Know Your Meme is an invaluable reference for those who live and work in internet culture. When an idea goes viral and appears everywhere at once, Know Your Meme has already determined the original source and tracked its growth and evolution. Websites and sources come and go, but the database serves as a historical archive. The site began when a group from Rocketboom began noticing that brands were using internet content without crediting the originators. It started as a video series, but the database that soon followed is what makes it so useful. Now Know Your Meme is marking its tenth anniversary, so it's a good time to learn more about it.
Know Your Meme set itself apart by approaching memes with journalistic integrity and rigor long before most people thought they deserved such treatment — or even knew what they were. The website has since become the go-to encyclopedia for internet culture, an ever-expanding library of memes and other internet phenomena that gets cited by publications like The Atlantic and The Washington Post, and receives fact-checking calls from The New York Times. Though much of the content it’s called upon to explain is silly, heinous, or both, it has built a reputation as one of the very few reputable sources on the machinations of the most important and little-understood invention of our lifetime: the social web. Nobody knows more about lols and GIFs, the mechanics of a viral goof, or the life and times of Pepe the Frog. Nobody has dug deeper into the cesspools of 4chan or the acid-trip wonderland of Tumblr. Nobody has seen this much shit.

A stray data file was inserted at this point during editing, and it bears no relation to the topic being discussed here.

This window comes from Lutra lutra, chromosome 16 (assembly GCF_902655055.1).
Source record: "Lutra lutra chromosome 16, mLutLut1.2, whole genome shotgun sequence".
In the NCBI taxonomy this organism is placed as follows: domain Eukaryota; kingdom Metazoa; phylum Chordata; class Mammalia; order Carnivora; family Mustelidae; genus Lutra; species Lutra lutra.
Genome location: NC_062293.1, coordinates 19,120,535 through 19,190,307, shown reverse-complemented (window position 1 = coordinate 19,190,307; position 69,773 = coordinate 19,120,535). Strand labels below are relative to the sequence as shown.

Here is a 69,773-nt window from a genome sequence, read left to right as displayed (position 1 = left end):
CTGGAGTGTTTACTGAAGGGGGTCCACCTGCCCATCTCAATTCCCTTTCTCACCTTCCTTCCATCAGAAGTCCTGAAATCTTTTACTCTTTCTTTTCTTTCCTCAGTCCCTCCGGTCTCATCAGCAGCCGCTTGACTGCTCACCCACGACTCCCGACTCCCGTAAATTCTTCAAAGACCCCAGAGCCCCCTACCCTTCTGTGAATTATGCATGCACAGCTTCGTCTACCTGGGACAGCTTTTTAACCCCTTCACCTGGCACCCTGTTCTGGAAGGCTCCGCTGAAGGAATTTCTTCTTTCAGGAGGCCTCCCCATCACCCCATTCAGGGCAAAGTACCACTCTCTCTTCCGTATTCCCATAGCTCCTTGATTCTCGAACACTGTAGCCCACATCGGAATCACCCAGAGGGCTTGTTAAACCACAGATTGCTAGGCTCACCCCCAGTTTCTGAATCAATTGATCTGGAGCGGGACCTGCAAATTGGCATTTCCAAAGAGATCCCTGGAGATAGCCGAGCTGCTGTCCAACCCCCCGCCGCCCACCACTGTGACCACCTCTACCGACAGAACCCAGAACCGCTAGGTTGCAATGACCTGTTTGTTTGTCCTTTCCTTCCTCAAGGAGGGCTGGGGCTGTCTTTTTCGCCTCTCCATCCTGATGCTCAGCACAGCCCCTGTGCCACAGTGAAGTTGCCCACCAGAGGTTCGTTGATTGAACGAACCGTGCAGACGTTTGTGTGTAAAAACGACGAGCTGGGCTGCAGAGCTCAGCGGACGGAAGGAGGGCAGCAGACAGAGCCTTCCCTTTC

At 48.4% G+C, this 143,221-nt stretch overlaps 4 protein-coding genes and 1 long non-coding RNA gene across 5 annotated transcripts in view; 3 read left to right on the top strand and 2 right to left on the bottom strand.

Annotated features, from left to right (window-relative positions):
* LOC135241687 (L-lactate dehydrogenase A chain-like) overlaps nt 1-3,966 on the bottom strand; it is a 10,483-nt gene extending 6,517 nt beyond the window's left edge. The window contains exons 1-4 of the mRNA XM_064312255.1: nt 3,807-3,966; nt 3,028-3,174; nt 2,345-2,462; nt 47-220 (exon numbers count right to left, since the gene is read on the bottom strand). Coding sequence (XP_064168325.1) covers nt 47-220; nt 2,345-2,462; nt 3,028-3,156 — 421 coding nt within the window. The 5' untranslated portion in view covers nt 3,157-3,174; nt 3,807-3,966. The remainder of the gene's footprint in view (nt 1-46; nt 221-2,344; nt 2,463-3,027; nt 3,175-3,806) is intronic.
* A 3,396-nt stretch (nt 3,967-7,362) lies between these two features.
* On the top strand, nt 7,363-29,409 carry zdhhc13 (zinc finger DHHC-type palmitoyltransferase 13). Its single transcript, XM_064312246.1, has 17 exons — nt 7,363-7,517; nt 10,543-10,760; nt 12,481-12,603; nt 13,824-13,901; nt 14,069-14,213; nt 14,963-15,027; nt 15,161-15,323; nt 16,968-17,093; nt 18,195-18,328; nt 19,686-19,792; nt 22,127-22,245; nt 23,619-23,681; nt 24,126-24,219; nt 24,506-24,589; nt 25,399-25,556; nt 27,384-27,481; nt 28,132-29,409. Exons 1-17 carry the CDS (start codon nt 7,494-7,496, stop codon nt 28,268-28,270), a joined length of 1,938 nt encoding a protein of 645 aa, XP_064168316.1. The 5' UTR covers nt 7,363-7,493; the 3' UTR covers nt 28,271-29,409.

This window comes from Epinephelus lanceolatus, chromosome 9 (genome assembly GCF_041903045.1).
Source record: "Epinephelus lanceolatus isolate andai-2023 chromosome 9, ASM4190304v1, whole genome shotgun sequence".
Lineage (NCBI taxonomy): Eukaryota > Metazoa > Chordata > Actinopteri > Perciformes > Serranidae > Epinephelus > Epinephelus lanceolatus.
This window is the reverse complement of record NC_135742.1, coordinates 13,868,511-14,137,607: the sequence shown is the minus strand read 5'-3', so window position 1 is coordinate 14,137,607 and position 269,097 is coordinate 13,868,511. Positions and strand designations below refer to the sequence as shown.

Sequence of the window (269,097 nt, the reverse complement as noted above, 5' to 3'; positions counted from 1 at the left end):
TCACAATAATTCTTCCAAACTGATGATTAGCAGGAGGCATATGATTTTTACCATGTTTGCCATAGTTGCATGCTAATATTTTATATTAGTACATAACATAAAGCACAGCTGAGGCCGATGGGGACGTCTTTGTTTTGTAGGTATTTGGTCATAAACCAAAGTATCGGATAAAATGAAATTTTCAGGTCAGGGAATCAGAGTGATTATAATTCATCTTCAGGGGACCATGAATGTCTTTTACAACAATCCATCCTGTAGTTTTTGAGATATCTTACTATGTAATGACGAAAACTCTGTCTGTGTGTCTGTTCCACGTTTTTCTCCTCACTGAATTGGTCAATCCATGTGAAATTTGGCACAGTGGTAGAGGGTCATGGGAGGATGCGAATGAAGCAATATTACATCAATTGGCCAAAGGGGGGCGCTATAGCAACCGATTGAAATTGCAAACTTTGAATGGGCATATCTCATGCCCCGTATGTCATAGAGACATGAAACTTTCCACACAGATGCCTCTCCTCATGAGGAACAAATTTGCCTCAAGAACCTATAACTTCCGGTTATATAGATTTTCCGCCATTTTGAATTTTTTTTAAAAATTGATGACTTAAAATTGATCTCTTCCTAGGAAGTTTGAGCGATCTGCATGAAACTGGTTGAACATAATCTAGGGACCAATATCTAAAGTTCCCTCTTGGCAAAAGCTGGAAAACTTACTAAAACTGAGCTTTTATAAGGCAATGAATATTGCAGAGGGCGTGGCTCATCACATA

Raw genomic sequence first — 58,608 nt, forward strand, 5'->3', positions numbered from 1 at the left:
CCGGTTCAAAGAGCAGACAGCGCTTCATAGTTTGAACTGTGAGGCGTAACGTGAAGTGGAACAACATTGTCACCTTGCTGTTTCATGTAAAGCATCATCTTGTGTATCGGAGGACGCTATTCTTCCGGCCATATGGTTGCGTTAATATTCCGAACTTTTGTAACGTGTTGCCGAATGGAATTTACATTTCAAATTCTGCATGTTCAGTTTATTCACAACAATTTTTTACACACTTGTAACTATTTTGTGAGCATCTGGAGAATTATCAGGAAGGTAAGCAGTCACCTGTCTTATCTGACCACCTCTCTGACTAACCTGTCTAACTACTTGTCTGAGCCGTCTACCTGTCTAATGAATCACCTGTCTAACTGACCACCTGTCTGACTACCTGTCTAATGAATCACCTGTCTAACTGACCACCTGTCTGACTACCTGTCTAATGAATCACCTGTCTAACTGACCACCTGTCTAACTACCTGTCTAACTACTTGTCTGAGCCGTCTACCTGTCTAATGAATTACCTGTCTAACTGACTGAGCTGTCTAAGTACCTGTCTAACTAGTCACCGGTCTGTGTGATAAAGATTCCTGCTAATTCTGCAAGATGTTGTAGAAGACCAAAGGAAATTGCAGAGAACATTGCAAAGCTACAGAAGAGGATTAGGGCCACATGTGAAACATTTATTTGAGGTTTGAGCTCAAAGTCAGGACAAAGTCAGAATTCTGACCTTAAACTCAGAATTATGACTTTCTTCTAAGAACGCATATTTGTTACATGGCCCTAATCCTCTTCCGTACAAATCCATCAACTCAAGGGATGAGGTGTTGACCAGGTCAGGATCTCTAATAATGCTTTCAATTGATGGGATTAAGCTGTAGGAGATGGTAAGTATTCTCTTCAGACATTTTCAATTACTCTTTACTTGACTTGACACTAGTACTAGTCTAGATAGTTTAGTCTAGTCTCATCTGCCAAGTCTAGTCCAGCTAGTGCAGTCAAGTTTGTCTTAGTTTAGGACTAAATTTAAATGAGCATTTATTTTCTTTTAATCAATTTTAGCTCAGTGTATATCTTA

The Verge talked to the founders and the current editors of Know Your Meme about the site's history, the importance of memes, and how internet culture has changed over ten years. That's the depressing part. -via Digg